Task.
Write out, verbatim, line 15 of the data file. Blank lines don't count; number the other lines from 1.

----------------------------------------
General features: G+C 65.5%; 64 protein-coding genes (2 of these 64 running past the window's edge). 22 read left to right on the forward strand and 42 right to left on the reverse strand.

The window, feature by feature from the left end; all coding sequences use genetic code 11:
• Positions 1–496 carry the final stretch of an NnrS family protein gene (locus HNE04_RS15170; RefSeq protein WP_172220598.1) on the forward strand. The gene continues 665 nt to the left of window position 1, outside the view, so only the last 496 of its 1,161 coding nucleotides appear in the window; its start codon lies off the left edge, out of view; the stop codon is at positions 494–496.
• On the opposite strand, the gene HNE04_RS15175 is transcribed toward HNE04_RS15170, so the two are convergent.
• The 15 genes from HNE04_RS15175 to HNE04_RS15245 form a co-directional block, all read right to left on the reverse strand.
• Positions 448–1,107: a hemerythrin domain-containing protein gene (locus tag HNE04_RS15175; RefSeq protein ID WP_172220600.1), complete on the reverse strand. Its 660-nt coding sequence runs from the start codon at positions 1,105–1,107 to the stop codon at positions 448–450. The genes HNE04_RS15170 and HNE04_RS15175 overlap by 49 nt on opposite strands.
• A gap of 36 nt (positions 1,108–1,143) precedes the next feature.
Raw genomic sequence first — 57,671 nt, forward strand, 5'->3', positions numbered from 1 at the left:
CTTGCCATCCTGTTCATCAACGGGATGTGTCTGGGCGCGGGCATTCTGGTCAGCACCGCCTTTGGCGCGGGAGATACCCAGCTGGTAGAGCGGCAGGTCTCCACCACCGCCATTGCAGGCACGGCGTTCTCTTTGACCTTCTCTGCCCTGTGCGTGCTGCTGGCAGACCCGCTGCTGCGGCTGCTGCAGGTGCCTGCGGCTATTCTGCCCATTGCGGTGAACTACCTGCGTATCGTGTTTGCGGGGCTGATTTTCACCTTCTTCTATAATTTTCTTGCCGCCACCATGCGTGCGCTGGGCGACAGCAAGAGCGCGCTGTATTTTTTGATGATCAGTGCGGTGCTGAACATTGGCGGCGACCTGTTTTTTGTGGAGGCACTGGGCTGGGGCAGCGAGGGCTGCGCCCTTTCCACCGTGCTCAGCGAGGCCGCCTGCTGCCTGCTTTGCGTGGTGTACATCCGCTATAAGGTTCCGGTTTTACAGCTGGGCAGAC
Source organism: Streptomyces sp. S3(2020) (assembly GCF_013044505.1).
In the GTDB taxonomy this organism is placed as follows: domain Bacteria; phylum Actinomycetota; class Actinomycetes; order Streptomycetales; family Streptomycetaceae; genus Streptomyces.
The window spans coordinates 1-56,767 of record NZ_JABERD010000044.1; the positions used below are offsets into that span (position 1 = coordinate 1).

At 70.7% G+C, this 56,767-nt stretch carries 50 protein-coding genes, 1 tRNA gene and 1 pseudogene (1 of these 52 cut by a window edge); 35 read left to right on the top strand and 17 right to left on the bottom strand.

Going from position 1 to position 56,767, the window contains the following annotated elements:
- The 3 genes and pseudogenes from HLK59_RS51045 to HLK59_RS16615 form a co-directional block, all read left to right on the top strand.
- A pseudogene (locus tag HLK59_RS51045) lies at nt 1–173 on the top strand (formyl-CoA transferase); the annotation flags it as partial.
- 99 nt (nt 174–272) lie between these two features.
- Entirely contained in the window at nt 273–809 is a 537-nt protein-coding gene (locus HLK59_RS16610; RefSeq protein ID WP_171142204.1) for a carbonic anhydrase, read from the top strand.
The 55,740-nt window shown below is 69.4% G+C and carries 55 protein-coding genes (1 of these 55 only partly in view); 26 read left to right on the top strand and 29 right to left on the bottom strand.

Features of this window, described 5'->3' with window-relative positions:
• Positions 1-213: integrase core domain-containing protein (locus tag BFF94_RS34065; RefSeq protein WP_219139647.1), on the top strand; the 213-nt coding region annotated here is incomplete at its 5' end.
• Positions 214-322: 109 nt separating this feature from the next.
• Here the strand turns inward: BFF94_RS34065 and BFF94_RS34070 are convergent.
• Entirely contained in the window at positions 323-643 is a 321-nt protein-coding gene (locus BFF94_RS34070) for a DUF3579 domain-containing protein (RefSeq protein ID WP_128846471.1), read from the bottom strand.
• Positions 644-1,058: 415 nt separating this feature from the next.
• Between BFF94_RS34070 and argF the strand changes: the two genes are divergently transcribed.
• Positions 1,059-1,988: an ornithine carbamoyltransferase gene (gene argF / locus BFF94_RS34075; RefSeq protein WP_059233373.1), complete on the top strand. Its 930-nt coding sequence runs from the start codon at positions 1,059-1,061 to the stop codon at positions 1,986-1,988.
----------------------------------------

- The 3 genes and pseudogenes from HLK59_RS51045 to HLK59_RS16615 form a co-directional block, all read left to right on the top strand.